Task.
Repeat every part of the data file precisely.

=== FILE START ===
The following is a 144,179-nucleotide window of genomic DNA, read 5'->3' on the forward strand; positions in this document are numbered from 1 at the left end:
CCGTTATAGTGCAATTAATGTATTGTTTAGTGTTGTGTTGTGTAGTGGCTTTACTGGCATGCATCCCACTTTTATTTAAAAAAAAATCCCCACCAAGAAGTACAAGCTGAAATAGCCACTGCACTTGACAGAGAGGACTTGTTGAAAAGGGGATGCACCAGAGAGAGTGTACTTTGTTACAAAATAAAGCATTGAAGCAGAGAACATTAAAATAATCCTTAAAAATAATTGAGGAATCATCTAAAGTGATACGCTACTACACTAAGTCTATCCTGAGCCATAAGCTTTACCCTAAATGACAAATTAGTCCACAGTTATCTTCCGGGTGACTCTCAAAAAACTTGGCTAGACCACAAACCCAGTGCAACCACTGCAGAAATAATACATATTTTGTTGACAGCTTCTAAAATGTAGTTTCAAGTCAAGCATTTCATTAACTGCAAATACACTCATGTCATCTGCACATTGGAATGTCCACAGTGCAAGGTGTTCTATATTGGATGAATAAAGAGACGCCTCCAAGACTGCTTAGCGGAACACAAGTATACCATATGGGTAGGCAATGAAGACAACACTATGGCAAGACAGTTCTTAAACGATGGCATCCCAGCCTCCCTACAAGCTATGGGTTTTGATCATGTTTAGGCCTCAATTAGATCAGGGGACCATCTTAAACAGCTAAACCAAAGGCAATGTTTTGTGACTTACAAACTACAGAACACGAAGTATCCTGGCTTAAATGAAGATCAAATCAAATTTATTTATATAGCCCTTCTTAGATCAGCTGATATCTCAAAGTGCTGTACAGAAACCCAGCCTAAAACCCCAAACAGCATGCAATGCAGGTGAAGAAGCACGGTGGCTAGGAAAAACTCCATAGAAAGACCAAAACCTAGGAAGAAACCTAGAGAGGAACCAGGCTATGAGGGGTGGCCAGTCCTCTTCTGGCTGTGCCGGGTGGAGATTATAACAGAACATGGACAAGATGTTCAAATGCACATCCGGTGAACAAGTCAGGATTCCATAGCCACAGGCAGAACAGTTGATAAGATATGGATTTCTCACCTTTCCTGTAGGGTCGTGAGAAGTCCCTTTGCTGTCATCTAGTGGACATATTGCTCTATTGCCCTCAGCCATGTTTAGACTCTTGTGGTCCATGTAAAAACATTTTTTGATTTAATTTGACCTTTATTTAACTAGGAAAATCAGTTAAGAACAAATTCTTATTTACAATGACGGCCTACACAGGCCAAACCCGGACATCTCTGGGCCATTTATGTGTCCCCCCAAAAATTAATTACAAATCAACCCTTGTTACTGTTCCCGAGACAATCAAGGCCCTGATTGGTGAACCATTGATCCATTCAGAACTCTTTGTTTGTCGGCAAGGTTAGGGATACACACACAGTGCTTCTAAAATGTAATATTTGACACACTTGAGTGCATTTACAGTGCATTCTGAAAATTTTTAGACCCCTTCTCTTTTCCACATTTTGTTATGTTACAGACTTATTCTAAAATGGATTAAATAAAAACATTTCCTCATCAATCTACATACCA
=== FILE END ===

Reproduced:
The following is a 144,179-nucleotide window of genomic DNA, read 5'->3' on the forward strand; positions in this document are numbered from 1 at the left end:
CCGTTATAGTGCAATTAATGTATTGTTTAGTGTTGTGTTGTGTAGTGGCTTTACTGGCATGCATCCCACTTTTATTTAAAAAAAAATCCCCACCAAGAAGTACAAGCTGAAATAGCCACTGCACTTGACAGAGAGGACTTGTTGAAAAGGGGATGCACCAGAGAGAGTGTACTTTGTTACAAAATAAAGCATTGAAGCAGAGAACATTAAAATAATCCTTAAAAATAATTGAGGAATCATCTAAAGTGATACGCTACTACACTAAGTCTATCCTGAGCCATAAGCTTTACCCTAAATGACAAATTAGTCCACAGTTATCTTCCGGGTGACTCTCAAAAAACTTGGCTAGACCACAAACCCAGTGCAACCACTGCAGAAATAATACATATTTTGTTGACAGCTTCTAAAATGTAGTTTCAAGTCAAGCATTTCATTAACTGCAAATACACTCATGTCATCTGCACATTGGAATGTCCACAGTGCAAGGTGTTCTATATTGGATGAATAAAGAGACGCCTCCAAGACTGCTTAGCGGAACACAAGTATACCATATGGGTAGGCAATGAAGACAACACTATGGCAAGACAGTTCTTAAACGATGGCATCCCAGCCTCCCTACAAGCTATGGGTTTTGATCATGTTTAGGCCTCAATTAGATCAGGGGACCATCTTAAACAGCTAAACCAAAGGCAATGTTTTGTGACTTACAAACTACAGAACACGAAGTATCCTGGCTTAAATGAAGATCAAATCAAATTTATTTATATAGCCCTTCTTAGATCAGCTGATATCTCAAAGTGCTGTACAGAAACCCAGCCTAAAACCCCAAACAGCATGCAATGCAGGTGAAGAAGCACGGTGGCTAGGAAAAACTCCATAGAAAGACCAAAACCTAGGAAGAAACCTAGAGAGGAACCAGGCTATGAGGGGTGGCCAGTCCTCTTCTGGCTGTGCCGGGTGGAGATTATAACAGAACATGGACAAGATGTTCAAATGCACATCCGGTGAACAAGTCAGGATTCCATAGCCACAGGCAGAACAGTTGATAAGATATGGATTTCTCACCTTTCCTGTAGGGTCGTGAGAAGTCCCTTTGCTGTCATCTAGTGGACATATTGCTCTATTGCCCTCAGCCATGTTTAGACTCTTGTGGTCCATGTAAAAACATTTTTTGATTTAATTTGACCTTTATTTAACTAGGAAAATCAGTTAAGAACAAATTCTTATTTACAATGACGGCCTACACAGGCCAAACCCGGACATCTCTGGGCCATTTATGTGTCCCCCCAAAAATTAATTACAAATCAACCCTTGTTACTGTTCCCGAGACAATCAAGGCCCTGATTGGTGAACCATTGATCCATTCAGAACTCTTTGTTTGTCGGCAAGGTTAGGGATACACACACAGTGCTTCTAAAATGTAATATTTGACACACTTGAGTGCATTTACAGTGCATTCTGAAAATTTTTAGACCCCTTCTCTTTTCCACATTTTGTTATGTTACAGACTTATTCTAAAATGGATTAAATAAAAACATTTCCTCATCAATCTACATACCA